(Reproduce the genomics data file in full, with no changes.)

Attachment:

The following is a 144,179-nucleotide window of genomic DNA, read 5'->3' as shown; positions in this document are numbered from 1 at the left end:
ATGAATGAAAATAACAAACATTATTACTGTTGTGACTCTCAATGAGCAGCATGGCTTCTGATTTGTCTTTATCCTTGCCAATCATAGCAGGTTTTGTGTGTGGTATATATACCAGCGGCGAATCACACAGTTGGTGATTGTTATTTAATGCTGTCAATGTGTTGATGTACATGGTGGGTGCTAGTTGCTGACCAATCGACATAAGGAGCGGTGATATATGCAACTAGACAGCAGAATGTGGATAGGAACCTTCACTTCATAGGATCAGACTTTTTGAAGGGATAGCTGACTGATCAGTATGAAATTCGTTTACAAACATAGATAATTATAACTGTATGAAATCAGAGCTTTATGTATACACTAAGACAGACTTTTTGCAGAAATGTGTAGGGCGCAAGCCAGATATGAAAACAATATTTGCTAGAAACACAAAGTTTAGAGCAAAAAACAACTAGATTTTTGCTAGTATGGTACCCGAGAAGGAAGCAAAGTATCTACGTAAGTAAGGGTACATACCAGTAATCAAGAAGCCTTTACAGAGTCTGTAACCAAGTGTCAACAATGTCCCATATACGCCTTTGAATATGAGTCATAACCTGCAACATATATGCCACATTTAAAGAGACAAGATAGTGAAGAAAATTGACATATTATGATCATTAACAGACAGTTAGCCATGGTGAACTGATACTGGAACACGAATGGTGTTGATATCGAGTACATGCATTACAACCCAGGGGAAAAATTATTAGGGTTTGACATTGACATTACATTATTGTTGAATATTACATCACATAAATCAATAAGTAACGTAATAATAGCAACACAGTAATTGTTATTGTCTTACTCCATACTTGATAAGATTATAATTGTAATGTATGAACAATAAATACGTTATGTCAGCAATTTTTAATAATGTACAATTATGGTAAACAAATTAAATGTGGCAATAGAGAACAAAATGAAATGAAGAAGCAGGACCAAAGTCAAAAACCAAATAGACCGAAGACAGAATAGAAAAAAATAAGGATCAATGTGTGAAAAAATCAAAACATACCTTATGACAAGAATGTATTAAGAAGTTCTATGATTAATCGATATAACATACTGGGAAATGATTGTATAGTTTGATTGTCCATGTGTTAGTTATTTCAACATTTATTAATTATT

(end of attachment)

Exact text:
The following is a 144,179-nucleotide window of genomic DNA, read 5'->3' as shown; positions in this document are numbered from 1 at the left end:
ATGAATGAAAATAACAAACATTATTACTGTTGTGACTCTCAATGAGCAGCATGGCTTCTGATTTGTCTTTATCCTTGCCAATCATAGCAGGTTTTGTGTGTGGTATATATACCAGCGGCGAATCACACAGTTGGTGATTGTTATTTAATGCTGTCAATGTGTTGATGTACATGGTGGGTGCTAGTTGCTGACCAATCGACATAAGGAGCGGTGATATATGCAACTAGACAGCAGAATGTGGATAGGAACCTTCACTTCATAGGATCAGACTTTTTGAAGGGATAGCTGACTGATCAGTATGAAATTCGTTTACAAACATAGATAATTATAACTGTATGAAATCAGAGCTTTATGTATACACTAAGACAGACTTTTTGCAGAAATGTGTAGGGCGCAAGCCAGATATGAAAACAATATTTGCTAGAAACACAAAGTTTAGAGCAAAAAACAACTAGATTTTTGCTAGTATGGTACCCGAGAAGGAAGCAAAGTATCTACGTAAGTAAGGGTACATACCAGTAATCAAGAAGCCTTTACAGAGTCTGTAACCAAGTGTCAACAATGTCCCATATACGCCTTTGAATATGAGTCATAACCTGCAACATATATGCCACATTTAAAGAGACAAGATAGTGAAGAAAATTGACATATTATGATCATTAACAGACAGTTAGCCATGGTGAACTGATACTGGAACACGAATGGTGTTGATATCGAGTACATGCATTACAACCCAGGGGAAAAATTATTAGGGTTTGACATTGACATTACATTATTGTTGAATATTACATCACATAAATCAATAAGTAACGTAATAATAGCAACACAGTAATTGTTATTGTCTTACTCCATACTTGATAAGATTATAATTGTAATGTATGAACAATAAATACGTTATGTCAGCAATTTTTAATAATGTACAATTATGGTAAACAAATTAAATGTGGCAATAGAGAACAAAATGAAATGAAGAAGCAGGACCAAAGTCAAAAACCAAATAGACCGAAGACAGAATAGAAAAAAATAAGGATCAATGTGTGAAAAAATCAAAACATACCTTATGACAAGAATGTATTAAGAAGTTCTATGATTAATCGATATAACATACTGGGAAATGATTGTATAGTTTGATTGTCCATGTGTTAGTTATTTCAACATTTATTAATTATT